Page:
function is retrieved from the
/boot/system.map file
FLAGS A numeric flag associated with the process.
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Linux Based Networks Zahid Shafique, Instructor

Commonly used ps options

Flag Description
a Shows processes of other users also.
f Shows processes and sub processes.
h Specifies no header.
l Indicates the long format.
r Specifies running processes only.
txx Processes associated with tty terminal.
u Indicates the user format; gives username and start
time.
x Shows processes without controlling terminal.

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Linux Based Networks Zahid Shafique, Instructor

To obtain a full listing, use this command:

$ ps -uax

$ps -u

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Linux Based Networks Zahid Shafique, Instructor

To list processes for two terminals


To list processes for two terminals (for example, tty1 and tty2), use the
following command:

$ ps -t ``1 2''
PID TTY TIME COMMAND
32 tty01 0:05 bash
36 tty02 0:09 bash
235 tty02 0:16 vi calendar

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Linux Based Networks Zahid Shafique, Instructor

Processes owned by a particular user

#ps au | grep username

Where username is the name of the user

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Linux Based Networks Zahid Shafique, Instructor

Terminating Processes with kill

Sometimes you want or need to terminate a process. The following are


some reasons for stopping a process:

It's using too much CPU time.


It's running too long without producing the expected output.
It's producing too much output to the screen or to a disk file.
It appears to have locked a terminal or some other session.
It's using the wrong files for input or output because of an operator or
programming error.
It's no longer useful.

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Linux Based Networks Zahid Shafique, Instructor

Using kill to Send Signals to Processes

The kill command sends signals to the program to demand that a process
be terminated or killed. To use kill, use either of the following forms:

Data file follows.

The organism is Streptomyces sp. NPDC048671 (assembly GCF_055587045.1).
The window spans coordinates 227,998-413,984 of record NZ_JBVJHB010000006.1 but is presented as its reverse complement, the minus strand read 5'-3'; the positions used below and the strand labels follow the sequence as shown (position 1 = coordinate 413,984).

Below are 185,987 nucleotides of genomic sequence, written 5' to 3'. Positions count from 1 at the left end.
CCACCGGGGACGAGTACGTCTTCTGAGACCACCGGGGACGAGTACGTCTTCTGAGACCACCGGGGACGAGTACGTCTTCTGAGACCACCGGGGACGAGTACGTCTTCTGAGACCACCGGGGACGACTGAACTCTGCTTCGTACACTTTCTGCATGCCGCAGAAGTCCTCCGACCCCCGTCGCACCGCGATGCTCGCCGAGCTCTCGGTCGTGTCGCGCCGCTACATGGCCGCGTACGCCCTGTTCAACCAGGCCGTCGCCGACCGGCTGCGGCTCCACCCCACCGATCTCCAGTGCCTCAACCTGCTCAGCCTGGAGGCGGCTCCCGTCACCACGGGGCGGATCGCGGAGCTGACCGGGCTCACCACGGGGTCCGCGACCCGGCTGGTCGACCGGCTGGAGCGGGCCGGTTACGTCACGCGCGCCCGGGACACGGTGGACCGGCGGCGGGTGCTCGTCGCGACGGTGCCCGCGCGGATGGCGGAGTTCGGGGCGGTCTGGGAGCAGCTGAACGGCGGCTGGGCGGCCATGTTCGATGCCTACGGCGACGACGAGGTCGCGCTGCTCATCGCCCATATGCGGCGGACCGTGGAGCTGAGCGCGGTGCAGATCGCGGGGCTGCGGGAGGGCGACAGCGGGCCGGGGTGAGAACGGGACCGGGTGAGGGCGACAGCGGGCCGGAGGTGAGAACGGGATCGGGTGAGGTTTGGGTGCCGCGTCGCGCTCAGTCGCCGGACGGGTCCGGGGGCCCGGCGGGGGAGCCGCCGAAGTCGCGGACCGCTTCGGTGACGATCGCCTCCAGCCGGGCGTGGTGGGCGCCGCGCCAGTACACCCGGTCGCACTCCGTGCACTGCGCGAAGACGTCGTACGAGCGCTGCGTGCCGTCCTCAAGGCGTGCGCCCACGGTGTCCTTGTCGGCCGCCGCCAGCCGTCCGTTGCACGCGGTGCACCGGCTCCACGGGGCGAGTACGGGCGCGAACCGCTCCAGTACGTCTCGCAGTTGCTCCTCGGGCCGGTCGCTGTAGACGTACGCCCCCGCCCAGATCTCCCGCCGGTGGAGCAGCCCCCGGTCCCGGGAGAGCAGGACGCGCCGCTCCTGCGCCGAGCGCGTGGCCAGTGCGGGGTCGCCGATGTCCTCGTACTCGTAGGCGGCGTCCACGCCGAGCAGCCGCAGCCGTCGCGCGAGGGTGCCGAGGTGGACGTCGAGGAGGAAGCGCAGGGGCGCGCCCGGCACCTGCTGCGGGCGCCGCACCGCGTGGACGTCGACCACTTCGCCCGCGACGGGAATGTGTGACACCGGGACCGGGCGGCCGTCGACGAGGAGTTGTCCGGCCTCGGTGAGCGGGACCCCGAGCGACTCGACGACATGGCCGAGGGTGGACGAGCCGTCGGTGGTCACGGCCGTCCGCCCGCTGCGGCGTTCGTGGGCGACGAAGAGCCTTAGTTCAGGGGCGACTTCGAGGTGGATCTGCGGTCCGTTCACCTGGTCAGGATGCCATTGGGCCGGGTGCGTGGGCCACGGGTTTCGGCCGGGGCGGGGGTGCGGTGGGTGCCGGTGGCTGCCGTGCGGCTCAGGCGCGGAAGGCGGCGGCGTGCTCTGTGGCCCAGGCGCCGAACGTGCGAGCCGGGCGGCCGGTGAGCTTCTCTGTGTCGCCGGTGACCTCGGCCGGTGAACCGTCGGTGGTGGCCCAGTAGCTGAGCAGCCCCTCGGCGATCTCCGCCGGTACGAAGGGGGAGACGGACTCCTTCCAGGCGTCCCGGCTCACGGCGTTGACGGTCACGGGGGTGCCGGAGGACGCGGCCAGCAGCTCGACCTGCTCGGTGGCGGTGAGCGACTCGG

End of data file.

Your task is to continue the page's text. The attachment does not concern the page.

kill PID(s)
kill -signal PID(s)

Number Signal Description


1 SIGHUP Reread configuration files
9 SIGKILL Terminate the process immediately
15 SIGTERM Terminate in a normal manner

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Linux Based Networks Zahid Shafique, Instructor

killall

#killall process name

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Linux Based Networks Zahid Shafique, Instructor

Scheduled Processes - cron


• The cron command handles the periodic execution:
– Daily - remove unused or unneeded core files, get rid of files no
longer in use in the /tmp directory, monitor the disk space on user
home directories, network distribution of configuration files.
– Weekly - performing checks on the filesystem, check for long
running processes, clear files that receive log information.
– Monthly - run monthly reports, locate files that are not being used.
• cron scans the instructions in the crontab file periodically
and execute all commands in it. (/etc/crontab or /usr/lib/crontab)
• In SunOS, crontab directory is used instead of single file.
– users use crontab command to submit their own instruction files into
the contab directory.
– two files control the accessibility of the crontab command:
cron.allow and cron.deny.
• Some versions of UNIX will keep a log file (/var/cron/log).
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Linux Based Networks Zahid Shafique, Instructor

Format of Crontab files


minute hour day month weekday username command
Field
Field Description
Description Range
Range
minute
minute minuteof
minute ofthe
thehour
hour 00to
to59
59
hour
hour hourof
hour ofthe
theday
day 00to
to23
23
day
day dayof
day ofthe
themonth
month 11to
to31
31
month
month Monthof
Month ofthe
theyear
year 11to
to12
12 jan
jantotodec
dec
weekday
weekday Dayof
Day ofthe
theweek
week 11to
to7/0
7/0 mon
monto tosun
sun

Examples:
0 0 * * 1 (cd /home/dccyril/project; make)
make the project only on Mondays mid-night.
20 1 * * * find /tmp –atime +3 –exec rm –f {}';'
remove all tmp files that have not been accessed in 72 hrs at 1:20am
everyday.
22 23 * * 1-4,7 /staff/dccyril/bin/acct-script
runs the acct-script at 11:55pm on Mon, Tue, Wed, Thu and Sun.

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Linux Based Networks Zahid Shafique, Instructor

Scheduled Processes - at
• at: schedule the process.
– allows user to execute commands at a specified time.
at timeformat command
– Eg. at 6pm nightlyprocess
at 1am tomorrow command1
at 4pm +3 days command2
at 10am Jul 31 command3
at now next fri command4
at 14:45 Sep 14 00 command5
– Use atq command to list all the pending jobs
– Use atrm command to remove the jobs.
– The permission for using at is determined by the files
/etc/at.allow and /etc/at.deny.
• In Linux, you can add a set of commands after
issuing the at command.
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Linux Based Networks Zahid Shafique, Instructor

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Linux Based Networks Zahid Shafique, Instructor

Exercise:

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Linux Based Networks Zahid Shafique, Instructor

Homework
• Homework this week:

• Next week: